Complementary medicines and interaction with medications
Tuesday, 6 October 2020
It is estimated that two thirds of Australians use complementary medicines and spend around $4 billion on the complementary medicines industry.
Complementary medicines are any product such as herbs, vitamins, minerals, nutritional products and aromatherapy preparations available without a prescription. Complementary medicine also include wellness modalities such as acupuncture, yoga and massage.
The industry includes degree qualified practitioners registered with the Australian Health Practitioners Regulation Agency such as osteopaths, chiropractors and Chinese medicine practitioners. In addition, there are self-regulated industries such as naturopaths and herbalists. However, other providers within the complementary medicines industry may call themselves ‘practitioners’ without bearing any qualifications.
The Therapeutic Goods Administration (TGA) regulates complementary medicines in Australia under the Australian Register for Therapeutic Goods. Most complementary medicine products registered in Australia are registered as Listed medicines (AUST L). This means the TGA considers these products as low risk listed medicines, and assess the products only for safety and quality.
Prescription medicines available in Australia (and some over the counter products) are listed as Registered medicines (AUST R). This means they have been assessed for safety, quality and effectiveness at treating a particular medical condition and are generally only available with a prescription or by talking to your pharmacist.
People often self-prescribe complementary medicines believing there is no harm in taking natural products. It is important to remember that some prescription medicines were originally derived from plants such as aspirin (derived from willow bark), quinine (derived from cinchona bark) and digoxin (derived from foxglove).
Complementary medicines can still cause harmful effects and allergic reactions.
Some common complementary products include calcium, vitamin D, fish oil and nutritional products such as protein shakes. While people may purchase these products as an ‘insurance policy’, it is a good idea to have your diet analysed by an Accredited Practising Dietitian if you feel you are lacking something. They can advise if dietary changes are required. Or, have blood pathology taken to establish if you are low in any vitamins and minerals.
When talking to your health care team always advise them of all complementary medicines you are taking.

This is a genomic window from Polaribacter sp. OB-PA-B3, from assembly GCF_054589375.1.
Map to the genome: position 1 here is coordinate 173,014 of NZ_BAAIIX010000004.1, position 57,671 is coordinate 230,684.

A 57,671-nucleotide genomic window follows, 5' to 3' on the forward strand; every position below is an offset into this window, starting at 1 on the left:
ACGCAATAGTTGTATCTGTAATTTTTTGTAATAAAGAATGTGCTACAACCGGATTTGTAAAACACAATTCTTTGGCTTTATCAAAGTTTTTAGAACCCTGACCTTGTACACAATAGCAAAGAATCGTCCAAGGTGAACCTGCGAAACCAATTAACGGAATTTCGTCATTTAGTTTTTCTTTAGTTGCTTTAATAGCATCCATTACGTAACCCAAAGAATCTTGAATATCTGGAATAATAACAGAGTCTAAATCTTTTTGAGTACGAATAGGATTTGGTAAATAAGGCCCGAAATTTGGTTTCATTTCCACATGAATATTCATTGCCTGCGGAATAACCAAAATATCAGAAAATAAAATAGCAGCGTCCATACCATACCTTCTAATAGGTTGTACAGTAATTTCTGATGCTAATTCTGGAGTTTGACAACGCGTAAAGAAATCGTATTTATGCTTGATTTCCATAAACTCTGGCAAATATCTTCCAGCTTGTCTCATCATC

Many complementary medicines can interact with your prescription medications
Some common interactions include:
- St John’s wort can affect the metabolism of many prescription medications and should not be taken with antidepressants.
- Fish oil may interact with warfarin causing an additive bleeding risk. Some surgeons may delay surgery if fish oil has not been discontinued for a nominated period of time prior to surgery.
- Some nutritional supplements such as high energy protein shakes may not be beneficial for people with diabetes. They can contain a large number of calories, or could adversely affect your health conditions.
Before taking any oral complementary medicine, ask your health care team:
- Is it safe and effective?
- Is it necessary?
- How will it affect my diabetes?
It is important that you never stop taking your prescribed medication.
Complementary therapies are often considered as physical or spiritual therapies and are utilised to improve overall health, such as:
- Yoga to improve flexibility and strength,
- Massage to help manage physical pain or to help with relaxation,
- Meditation to help slow down the mind and reduce stress.
Some complementary therapies, such as those listed above, are becoming more accepted as legitimate therapies to help improve health and wellbeing. They are considered effective at reducing stress.
If you choose to use complimentary therapies ask the practitioner what qualifications they have and how long they took to obtain. Massage therapists are required to complete a certificate level 4, a remedial massage therapist may have a diploma of remedial therapies, while a myotherapist may hold a degree in health science. (Myotherapy is a form of physical therapy used to treat or prevent soft tissue pain and restricted joint movement caused by muscle or myofascia dysfunction. Myotherapists use a range of techniques such as sports and remedial massage, stretching, cold and hot therapy, nerve stimulation via a TENS machine and trigger point therapy.) Yoga instructors may have qualifications ranging in supervised training hours from 200 hours up to 2000 hours before they are qualified.
Ask your health care team what comparable benefits are available through Medicare such as with physiotherapists, exercise physiologists and psychologists.
It is important to note that while some complementary medicine practitioners may have qualifications at degree level, these qualifications may not be assessed with the same rigor of health degrees obtained through mainstream universities.
Ultimately, if you do decide to use complementary medicines and therapies you should advise your health care team. They can help answer the question of whether it is safe and if it will affect your diabetes.
Pharmacist and Credentialled Diabetes Educator